Mark Kenkre, Partner at Keller Lenkner UK, explains how big tech platforms have sped up investment fraud in recent years.
Social media companies are coming under pressure to do more to protect users from investment fraud. Action Fraud has reported that £63 million was lost to such crimes in the past year, prompting calls for tightened regulation.
Superintendent Sanjay Andersen of the City of London Police’s National Fraud Intelligence Bureau said, “Reports of investment fraud have increased significantly since the start of the coronavirus pandemic, which is unsurprising when you think the vast majority of us have had to conduct nearly every aspect of our lives on a computer or mobile phone. Being online more means criminals have a greater opportunity to approach unsuspecting victims with their scams.”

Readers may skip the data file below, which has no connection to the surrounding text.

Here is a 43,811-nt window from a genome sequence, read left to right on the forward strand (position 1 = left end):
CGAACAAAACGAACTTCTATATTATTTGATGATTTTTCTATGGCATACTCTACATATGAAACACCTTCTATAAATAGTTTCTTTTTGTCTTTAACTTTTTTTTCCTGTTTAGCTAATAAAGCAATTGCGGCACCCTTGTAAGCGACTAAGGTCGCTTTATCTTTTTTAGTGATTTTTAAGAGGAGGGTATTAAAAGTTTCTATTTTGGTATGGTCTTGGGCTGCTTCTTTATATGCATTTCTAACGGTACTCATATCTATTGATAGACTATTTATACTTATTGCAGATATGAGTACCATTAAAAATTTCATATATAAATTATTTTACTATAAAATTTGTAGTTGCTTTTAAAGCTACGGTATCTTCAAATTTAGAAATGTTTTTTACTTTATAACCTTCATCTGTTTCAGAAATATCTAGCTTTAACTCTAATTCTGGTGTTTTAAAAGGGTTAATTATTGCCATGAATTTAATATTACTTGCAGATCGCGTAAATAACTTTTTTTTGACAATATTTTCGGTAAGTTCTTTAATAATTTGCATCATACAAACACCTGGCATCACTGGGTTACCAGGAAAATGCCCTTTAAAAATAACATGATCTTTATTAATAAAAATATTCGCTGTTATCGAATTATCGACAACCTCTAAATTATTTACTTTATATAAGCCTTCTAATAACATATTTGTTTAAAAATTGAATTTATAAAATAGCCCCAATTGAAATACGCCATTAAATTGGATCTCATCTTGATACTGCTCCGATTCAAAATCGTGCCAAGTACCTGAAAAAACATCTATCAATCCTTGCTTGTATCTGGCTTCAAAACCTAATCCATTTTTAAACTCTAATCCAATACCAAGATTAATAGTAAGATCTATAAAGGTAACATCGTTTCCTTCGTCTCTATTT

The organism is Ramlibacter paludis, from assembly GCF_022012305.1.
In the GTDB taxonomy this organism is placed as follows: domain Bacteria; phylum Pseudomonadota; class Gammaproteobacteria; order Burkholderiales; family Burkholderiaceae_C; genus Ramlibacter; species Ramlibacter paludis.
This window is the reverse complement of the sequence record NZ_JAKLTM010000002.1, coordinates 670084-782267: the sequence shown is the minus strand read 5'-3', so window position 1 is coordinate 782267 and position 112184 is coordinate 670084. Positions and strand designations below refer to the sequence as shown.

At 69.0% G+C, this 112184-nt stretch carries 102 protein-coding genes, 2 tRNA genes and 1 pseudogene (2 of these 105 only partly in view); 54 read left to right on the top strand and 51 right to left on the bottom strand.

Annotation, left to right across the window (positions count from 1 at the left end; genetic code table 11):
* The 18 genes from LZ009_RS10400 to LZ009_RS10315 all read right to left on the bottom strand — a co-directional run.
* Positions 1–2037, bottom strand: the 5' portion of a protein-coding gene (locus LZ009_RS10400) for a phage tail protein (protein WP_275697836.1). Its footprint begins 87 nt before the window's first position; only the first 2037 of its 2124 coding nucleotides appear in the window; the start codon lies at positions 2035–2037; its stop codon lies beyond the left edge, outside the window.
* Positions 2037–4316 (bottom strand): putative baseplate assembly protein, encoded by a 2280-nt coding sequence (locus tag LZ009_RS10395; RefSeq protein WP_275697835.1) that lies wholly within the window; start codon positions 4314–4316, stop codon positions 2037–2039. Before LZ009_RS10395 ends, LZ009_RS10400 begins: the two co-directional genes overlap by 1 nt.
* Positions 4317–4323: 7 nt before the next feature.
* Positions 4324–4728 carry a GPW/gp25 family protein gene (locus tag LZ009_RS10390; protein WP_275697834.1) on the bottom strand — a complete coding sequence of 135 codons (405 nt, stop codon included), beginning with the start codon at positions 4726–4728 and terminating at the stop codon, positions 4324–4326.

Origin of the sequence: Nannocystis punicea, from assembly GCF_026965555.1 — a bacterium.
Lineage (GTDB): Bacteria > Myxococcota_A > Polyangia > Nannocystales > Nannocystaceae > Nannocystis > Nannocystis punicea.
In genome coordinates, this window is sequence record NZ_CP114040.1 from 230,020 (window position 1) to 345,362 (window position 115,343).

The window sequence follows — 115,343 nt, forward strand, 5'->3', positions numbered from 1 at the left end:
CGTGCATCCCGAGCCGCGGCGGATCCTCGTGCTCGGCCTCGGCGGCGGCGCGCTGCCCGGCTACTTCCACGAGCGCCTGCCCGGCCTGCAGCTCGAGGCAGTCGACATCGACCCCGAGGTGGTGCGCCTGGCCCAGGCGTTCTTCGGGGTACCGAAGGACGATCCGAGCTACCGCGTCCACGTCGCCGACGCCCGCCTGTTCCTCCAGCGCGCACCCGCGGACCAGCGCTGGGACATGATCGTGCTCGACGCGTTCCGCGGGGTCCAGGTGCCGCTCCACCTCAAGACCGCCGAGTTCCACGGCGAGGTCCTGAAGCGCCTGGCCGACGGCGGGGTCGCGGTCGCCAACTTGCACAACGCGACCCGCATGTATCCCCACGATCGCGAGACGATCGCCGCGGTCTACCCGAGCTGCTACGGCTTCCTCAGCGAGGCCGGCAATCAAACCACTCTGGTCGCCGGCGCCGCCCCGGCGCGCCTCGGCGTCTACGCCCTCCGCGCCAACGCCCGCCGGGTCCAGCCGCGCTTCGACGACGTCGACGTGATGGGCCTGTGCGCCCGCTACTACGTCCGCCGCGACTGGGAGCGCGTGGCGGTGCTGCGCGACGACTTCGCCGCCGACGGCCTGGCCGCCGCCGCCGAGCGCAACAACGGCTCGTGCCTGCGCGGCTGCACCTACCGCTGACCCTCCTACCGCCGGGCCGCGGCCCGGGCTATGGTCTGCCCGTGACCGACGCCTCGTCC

Action Fraud has reported that in a 12 month period, 5,039 reports of investment fraud referenced a social media platform, with 44.7 percent of such reports relating to cryptocurrency scams. Instagram was referenced in 35.2 percent of reports, followed by Facebook, which was mentioned in 18.4 percent of investment fraud cases.
Some victims were approached individually through platforms, while others were taken in by fake or misleading ads. In some cases, fraudsters created realistic cloned websites to give an impression of legitimacy or pretended to be endorsed by a celebrity. The Office of National Statistics reported a 44 percent increase in overall…